Heart - Tradução Inglês do Inglês

Traduza Heart para Inglês

Babylon 10

O software de tradução mais popular

Baixe - é grátis

Idioma Fonte

Idioma Alvo

four-chambered bodily muscular organ which pumps blood (Anatomy); center, core; central and vital part (as "heart of the city"); courage to go on (e.g.: "Tina did not have the heart to sue him"); mettle, spunk;


One of the central sutras in Mahayana Buddhism. It is particularly important in Zen because of its teaching about emptiness . The key idea of this teaching is: "Form is no other than emptiness, emptiness is no other than form." For an on-line translation of the Heart Sutra, click here .

Heart The heart is the seat in the human body of buddhic consciousness, corresponding to the anahata chakra which is ruled by the planet Venus. There are three principal centers of the human body: the heart as the center of spiritual consciousness; the head as the center of mental consciousness; and the navel as the center of kamic or emotional consciousness. The heart is the organ through which the higher ego acts, seeking to impress the lower self which works through the brain. In this sense the heart is the most important part of the body, and when developed leads to spiritual mastery, the unity of atma-buddhi-manas. In another sense, the heart corresponds to prana, "but only because Prana and the Auric Envelope are essentially the same, and because again as Jiva it is the same as the Universal Deity" (BCW 12:694).
Cosmically, the sun is the beating heart of the solar system, and the sunspot cycle of approximately 12 years represents the cycle of its beating, as it sends forth and receives back the circulations on many planes which sustain the solar system. The sun is "a beating heart; in another sense, it is a brain. There is a temptation to use the words heart and brain literally, and such usage wanders not far from fact. But it is not the physical globe which is the true head and heart, except insofar as the physical universe is concerned. The real head and the real heart, coalescing and working as one, are the divinity behind and above and within the physical vehicle of our glorious daystar" {FSO 299; cf SD 1:541-2}.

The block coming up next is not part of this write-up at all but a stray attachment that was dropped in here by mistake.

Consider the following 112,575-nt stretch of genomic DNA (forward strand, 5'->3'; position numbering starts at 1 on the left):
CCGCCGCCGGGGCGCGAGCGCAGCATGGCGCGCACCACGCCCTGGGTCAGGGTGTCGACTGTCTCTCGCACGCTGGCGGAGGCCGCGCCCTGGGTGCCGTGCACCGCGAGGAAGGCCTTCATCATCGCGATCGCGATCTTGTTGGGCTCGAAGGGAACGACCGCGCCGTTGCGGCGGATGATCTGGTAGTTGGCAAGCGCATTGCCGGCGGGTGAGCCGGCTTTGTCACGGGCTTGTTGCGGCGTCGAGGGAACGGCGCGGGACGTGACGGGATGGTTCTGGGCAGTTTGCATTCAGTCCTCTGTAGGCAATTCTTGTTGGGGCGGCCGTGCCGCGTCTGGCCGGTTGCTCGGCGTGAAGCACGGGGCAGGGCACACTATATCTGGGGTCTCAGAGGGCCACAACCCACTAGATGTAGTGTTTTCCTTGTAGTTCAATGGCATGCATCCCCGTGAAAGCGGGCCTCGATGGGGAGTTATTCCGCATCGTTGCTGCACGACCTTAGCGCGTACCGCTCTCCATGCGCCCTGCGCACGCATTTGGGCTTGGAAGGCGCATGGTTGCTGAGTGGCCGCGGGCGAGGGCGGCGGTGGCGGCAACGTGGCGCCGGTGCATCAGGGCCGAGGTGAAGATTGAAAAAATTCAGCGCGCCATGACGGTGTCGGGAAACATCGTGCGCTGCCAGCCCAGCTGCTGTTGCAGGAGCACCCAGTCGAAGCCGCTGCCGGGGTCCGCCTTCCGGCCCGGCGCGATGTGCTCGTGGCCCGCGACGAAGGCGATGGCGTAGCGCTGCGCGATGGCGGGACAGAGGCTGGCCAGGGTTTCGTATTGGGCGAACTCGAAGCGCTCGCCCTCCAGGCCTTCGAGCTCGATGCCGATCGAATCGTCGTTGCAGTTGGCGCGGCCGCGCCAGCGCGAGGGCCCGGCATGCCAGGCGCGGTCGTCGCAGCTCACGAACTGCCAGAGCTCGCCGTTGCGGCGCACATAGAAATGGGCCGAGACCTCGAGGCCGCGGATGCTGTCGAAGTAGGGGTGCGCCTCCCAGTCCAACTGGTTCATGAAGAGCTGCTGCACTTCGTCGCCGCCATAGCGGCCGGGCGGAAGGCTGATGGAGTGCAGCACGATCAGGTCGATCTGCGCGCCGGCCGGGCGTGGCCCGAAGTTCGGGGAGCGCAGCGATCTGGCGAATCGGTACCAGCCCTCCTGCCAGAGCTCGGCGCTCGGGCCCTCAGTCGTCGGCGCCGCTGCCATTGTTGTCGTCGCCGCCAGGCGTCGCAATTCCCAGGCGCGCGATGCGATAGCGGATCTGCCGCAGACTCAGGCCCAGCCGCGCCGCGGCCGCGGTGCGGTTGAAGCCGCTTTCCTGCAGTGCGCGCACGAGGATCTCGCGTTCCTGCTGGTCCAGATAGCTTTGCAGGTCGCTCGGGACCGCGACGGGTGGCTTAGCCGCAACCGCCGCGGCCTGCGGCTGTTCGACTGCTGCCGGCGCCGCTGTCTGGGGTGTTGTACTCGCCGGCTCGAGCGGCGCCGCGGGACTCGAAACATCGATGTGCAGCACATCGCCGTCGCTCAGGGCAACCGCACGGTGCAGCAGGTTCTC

Sacred Heart In modern times a Roman Catholic cult which uses the heart as a symbol, especially the heart of Jesus, to which they address devotions. From time to time there have been various Christians who have particularly stressed this aspect of their religious views, among them St. Gertrude and St. Francis of Sales (17th century) who gave this symbol to his order as its object. By edict of Pope Pius IX (1856) the day is observed in the general calendar of the Church.
In ancient times the heart was also a sacred symbol, in Egypt associated with Horus, in Babylon, with Bel, while in Greece the lacerated heart was connected with Bacchus. "Its symbol was the persea. The pear-like shape of its fruit, and of its kernel especially, resembles the heart in form. It is sometimes seen on the head of Isis, the mother of Horus, the fruit being cut open and the heart-like kernel exposed to full view" (TG 283).


Form of energy field work developed by George M. DeLalio, R.N., D.C., a proponent of crystal healing. Its postulate is that lifestyle and mental processes often disrupt the "etheric pathways" of "healing energy" produced by the brain.

heart
\heart\ (?), n. [oe. harte, herte, heorte, as. heorte; akin to os. herta, ofies. hirte, d. hart, ohg. herza, g. herz, icel. hjarta, sw. hjerta, goth. ha?rt&?;, lith. szirdis, russ. serdtse, ir. cridhe, l. cor, gr. &?;, &?; &?;&?;&?;&?;. cf. accord, discord, cordial, 4th core, courage.]
1. (anat.) a hollow, muscular organ, which, by contracting rhythmically, keeps up the circulation of the blood. why does my blood thus muster to my heart!
note: in adult mammals and birds, the heart is four-chambered, the right auricle and ventricle being completely separated from the left auricle and ventricle; and the blood flows from the systematic veins to the right auricle, thence to the right ventricle, from which it is forced to the lungs, then returned to the left auricle, thence passes to the left ventricle, from which it is driven into the systematic arteries. see illust. under aorta. in fishes there are but one auricle and one ventricle, the blood being pumped from the ventricle through the gills to the system, and thence returned to the auricle. in most amphibians and reptiles, the separation of the auricles is partial or complete, and in reptiles the ventricles also are separated more or less completely. the so-called lymph hearts, found in many amphibians, reptiles, and birds, are contractile sacs, which pump the lymph into the veins.